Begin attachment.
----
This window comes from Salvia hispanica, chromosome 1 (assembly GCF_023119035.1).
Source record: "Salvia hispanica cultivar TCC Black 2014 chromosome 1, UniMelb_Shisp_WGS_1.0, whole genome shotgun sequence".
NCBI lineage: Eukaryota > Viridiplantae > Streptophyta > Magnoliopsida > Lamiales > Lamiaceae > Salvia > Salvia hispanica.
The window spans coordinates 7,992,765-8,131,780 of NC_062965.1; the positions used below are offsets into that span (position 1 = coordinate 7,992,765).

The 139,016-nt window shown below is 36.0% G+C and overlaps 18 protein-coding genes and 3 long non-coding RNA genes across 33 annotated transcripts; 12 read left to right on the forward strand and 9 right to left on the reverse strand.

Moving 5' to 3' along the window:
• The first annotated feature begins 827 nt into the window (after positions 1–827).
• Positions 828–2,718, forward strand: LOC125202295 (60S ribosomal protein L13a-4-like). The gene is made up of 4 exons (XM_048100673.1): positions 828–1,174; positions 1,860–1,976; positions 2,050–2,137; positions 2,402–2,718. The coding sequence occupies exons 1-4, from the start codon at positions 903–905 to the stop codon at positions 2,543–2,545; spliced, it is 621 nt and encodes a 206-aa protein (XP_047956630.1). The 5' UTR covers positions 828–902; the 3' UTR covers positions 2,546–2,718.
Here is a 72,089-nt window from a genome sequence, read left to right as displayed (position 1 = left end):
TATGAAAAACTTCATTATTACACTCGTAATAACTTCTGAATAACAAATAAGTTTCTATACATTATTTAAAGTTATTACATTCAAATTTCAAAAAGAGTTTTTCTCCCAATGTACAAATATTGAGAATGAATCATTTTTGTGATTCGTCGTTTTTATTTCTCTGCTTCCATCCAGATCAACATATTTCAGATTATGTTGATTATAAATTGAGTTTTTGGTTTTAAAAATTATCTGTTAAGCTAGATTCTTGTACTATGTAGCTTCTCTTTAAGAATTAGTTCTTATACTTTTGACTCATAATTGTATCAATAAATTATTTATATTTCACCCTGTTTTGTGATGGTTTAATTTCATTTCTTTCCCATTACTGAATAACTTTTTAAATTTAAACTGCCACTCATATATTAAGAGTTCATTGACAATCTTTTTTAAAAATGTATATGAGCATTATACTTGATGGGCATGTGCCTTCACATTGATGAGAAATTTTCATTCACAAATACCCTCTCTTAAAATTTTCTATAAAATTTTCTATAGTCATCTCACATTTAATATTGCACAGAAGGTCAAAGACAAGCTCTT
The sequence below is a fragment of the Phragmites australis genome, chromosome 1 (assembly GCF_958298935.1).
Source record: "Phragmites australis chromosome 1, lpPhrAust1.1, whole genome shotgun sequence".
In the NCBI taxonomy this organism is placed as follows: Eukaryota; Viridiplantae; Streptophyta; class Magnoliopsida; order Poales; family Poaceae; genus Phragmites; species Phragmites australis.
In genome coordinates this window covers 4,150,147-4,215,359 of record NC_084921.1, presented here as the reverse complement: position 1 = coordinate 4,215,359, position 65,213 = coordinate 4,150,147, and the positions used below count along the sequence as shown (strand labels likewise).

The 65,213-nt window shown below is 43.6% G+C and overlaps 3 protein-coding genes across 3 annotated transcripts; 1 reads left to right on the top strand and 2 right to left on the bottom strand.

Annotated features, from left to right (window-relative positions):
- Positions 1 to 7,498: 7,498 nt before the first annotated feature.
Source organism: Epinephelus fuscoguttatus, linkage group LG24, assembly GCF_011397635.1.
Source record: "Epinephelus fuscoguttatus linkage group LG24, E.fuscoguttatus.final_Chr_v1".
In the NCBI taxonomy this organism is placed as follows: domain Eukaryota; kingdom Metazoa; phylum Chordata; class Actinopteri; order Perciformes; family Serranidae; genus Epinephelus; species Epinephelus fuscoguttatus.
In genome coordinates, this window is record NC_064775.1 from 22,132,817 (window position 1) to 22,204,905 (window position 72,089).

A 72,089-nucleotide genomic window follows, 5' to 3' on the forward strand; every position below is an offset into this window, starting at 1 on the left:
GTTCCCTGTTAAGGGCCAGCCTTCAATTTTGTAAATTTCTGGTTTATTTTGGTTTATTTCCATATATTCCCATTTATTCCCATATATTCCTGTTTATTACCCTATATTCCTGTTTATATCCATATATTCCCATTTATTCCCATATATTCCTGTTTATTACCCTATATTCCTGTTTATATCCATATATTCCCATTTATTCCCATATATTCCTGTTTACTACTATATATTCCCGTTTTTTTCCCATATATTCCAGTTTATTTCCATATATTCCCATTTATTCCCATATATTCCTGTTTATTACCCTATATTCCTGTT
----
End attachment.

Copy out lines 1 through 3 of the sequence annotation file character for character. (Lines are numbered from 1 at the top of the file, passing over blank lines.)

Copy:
This window comes from Salvia hispanica, chromosome 1 (assembly GCF_023119035.1).
Source record: "Salvia hispanica cultivar TCC Black 2014 chromosome 1, UniMelb_Shisp_WGS_1.0, whole genome shotgun sequence".
NCBI lineage: Eukaryota > Viridiplantae > Streptophyta > Magnoliopsida > Lamiales > Lamiaceae > Salvia > Salvia hispanica.